Wednesday, 10 April 2013

Elephant-dispersed trees suffer population declines when elephants are hunted out


A new study has found that elephant-dependent tree species suffer catastrophic population declines when elephants are removed from the forests (Beaune et al., 2013). The study was conducted in Salonga NP in DRC, where forest elephants (Loxodonta cyclotis) are almost extinct. Here, the researchers explored how elephant-dispersed trees reproduce without elephants and how this affects their demography and spatial distribution.18 fruit-bearing trees that rely on forest elephants as their primary means of seed distribution were studied. Of those that were entirely elephant-dependent, they either did not recruit enough young for self replacement, or produced no young trees at all.  There is no alternative partner for seed dispersal for the majority of the megafaunal trees which are actually elephant dependent. The authors conclude that the decline in this last cohort of elephant-dependent trees is likely to have been produced during elephant massacres in the last 30 years. The extirpation of forest elephants is likely to have serious consequences for forest composition in central Africa, probably with a new era for wind and ballistic dispersed trees.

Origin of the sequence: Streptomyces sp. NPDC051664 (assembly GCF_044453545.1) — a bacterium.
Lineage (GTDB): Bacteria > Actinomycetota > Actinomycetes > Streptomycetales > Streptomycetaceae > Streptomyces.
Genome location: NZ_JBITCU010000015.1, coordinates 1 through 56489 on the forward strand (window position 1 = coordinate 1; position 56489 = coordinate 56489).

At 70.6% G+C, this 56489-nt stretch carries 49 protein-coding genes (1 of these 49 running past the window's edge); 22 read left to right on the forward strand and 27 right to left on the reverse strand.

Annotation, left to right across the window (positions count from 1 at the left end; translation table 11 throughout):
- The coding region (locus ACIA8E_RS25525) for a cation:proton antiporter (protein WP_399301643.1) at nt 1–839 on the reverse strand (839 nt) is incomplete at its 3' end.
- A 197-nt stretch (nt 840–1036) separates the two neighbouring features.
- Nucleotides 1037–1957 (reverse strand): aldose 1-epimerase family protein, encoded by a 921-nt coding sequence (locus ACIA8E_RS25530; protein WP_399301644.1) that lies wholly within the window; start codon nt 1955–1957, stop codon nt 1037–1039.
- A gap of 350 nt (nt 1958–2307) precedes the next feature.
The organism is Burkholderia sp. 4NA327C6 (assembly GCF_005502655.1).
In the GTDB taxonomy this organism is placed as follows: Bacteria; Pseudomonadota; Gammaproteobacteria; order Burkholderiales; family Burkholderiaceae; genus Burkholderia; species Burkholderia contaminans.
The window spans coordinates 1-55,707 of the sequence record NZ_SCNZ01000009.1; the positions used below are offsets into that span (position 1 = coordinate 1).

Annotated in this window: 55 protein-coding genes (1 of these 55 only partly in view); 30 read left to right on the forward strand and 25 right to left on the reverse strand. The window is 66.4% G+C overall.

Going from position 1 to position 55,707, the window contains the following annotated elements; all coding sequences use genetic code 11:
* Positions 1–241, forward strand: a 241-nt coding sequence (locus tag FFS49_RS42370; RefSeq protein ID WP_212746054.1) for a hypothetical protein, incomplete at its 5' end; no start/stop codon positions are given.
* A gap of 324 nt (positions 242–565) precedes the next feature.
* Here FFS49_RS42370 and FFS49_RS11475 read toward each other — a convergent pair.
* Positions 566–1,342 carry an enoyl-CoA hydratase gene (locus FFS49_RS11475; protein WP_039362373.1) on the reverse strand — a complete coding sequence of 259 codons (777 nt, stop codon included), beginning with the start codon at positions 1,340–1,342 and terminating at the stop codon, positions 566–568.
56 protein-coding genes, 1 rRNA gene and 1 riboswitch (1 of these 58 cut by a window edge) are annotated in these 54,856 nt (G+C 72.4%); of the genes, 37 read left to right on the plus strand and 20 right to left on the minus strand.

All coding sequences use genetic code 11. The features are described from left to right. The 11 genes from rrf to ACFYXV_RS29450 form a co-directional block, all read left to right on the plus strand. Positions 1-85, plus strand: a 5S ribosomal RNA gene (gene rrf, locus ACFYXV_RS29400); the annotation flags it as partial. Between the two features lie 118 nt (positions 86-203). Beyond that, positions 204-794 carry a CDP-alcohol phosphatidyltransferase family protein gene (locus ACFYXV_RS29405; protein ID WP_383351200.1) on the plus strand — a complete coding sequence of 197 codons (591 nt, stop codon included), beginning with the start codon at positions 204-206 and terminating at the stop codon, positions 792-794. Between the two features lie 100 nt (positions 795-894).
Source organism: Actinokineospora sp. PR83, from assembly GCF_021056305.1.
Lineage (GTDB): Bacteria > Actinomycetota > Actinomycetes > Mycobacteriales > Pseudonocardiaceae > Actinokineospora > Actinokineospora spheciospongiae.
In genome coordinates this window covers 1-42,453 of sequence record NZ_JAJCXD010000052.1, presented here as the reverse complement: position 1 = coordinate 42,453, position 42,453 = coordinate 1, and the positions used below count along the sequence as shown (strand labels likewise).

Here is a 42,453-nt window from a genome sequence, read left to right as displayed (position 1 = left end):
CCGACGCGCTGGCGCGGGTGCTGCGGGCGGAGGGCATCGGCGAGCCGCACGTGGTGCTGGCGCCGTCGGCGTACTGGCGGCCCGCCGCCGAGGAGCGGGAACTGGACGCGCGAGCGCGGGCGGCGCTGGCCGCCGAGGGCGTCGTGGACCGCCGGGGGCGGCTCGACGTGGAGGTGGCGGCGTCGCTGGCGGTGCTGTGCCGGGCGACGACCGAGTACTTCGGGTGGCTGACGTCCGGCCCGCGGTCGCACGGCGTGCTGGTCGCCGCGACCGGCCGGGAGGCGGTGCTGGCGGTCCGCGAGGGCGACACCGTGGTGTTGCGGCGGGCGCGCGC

Beaune D, Fruth B, Bollache L, Hohmann G, Bretagnolle F. (2013) Doom of the elephant-dependent trees in a Congo tropical forest. Forest Ecology and Management. 295: 109–117.

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